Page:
Phil Scritchfield, 65, looks over the Scottish Highland cattle that he and his wife raise just outside Eldon, MO. When they first started, six years ago, they had only three animals. They have forty now. Phil Scritchfield, 65, looks over the Scottish Highland cattle that he and his wife raise just outside Eldon, MO. When they first started, six years ago, they had only three animals. They have forty now.
During his day off, Phil visits a Mennonite farm to buy flowers to decorate the front porch of his house. During his day off, Phil visits a Mennonite farm to buy flowers to decorate the front porch of his house.
Phil does not consider himself a religious man, but a few years ago he went through a hard time in his life, and he began attending church regularly. Phil does not consider himself a religious man, but a few years ago he went through a hard time in his life, and he began attending church regularly.
Phil peels apples with members of the Church of the Nazarene, the congregation he attends. Every year for two weeks, they join forces to bake around 5000 thousand apples pies that are sold to raise money for missionary work done by the church. This year Phil peeled about 500 apples every night for two weeks. Phil peels apples with members of the Church of the Nazarene, the congregation he attends. Every year for two weeks, they join forces to bake around 5000 thousand apples pies that are sold to raise money for missionary work done by the church. This year Phil peeled about 500 apples every night for two weeks.
Phil cleans the sweat from his forehead after feeding his cattle, a chore he does daily after finishing his work at the recycling plant he owns in Eldon, MO. Phil cleans the sweat from his forehead after feeding his cattle, a chore he does daily after finishing his work at the recycling plant he owns in Eldon, MO.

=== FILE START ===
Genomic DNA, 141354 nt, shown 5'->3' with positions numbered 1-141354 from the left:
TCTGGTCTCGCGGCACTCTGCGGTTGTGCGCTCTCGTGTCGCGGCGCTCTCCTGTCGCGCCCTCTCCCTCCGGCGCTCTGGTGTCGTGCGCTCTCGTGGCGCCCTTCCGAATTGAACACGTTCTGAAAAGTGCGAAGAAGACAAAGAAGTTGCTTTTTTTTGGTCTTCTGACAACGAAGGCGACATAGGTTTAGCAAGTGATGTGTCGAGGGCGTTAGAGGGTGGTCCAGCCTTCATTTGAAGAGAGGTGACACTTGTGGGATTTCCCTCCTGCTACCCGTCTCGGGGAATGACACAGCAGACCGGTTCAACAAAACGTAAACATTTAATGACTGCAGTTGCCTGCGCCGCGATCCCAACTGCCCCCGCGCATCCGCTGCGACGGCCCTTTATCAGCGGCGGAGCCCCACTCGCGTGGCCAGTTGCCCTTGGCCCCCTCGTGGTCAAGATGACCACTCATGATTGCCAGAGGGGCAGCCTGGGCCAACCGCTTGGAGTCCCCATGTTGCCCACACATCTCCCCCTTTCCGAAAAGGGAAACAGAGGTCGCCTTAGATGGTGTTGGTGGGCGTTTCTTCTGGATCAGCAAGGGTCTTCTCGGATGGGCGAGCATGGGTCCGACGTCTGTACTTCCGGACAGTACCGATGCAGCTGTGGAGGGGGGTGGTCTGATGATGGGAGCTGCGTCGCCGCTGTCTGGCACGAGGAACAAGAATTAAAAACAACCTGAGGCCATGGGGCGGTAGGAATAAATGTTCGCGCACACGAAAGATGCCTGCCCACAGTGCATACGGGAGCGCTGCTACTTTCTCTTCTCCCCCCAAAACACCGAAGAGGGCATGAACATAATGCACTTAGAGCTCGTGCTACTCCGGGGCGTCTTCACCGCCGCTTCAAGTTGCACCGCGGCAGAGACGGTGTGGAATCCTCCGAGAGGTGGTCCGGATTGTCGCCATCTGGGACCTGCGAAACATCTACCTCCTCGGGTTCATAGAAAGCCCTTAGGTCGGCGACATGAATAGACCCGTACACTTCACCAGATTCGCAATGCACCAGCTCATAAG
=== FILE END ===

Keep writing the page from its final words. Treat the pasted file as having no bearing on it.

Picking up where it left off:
Phil carries two plastic bags full of aluminum cans to be weighed. He doesn’t have an assistant and does all the work around the recycling plant. “There is a lot of competition these days and profits are not what they used to be,” he says. Phil carries two plastic bags full of aluminum cans to be weighed. He doesn’t have an assistant and does all the work around the recycling plant. “There is a lot of competition these days and profits are not what they used to be,” he says.
Phil untangles insulation from a copper wire. Because he does not have an assistant, he does all kinds of work around the recycling plant. Phil untangles insulation from a copper wire. Because he does not have an assistant, he does all kinds of work around the recycling plant.
A neighbor stops by to visit Phil work for a quick chat. Phil says that because of his job he meets a lot of people. “I appreciate the fact that people know my name and stop to talk to me at work or when I meet them at the supermarket,” says Phil. A neighbor stops by to visit Phil work for a quick chat. Phil says that because of his job he meets a lot of people. “I appreciate the fact that people know my name and stop to talk to me at work or when I meet them at the supermarket,” says Phil.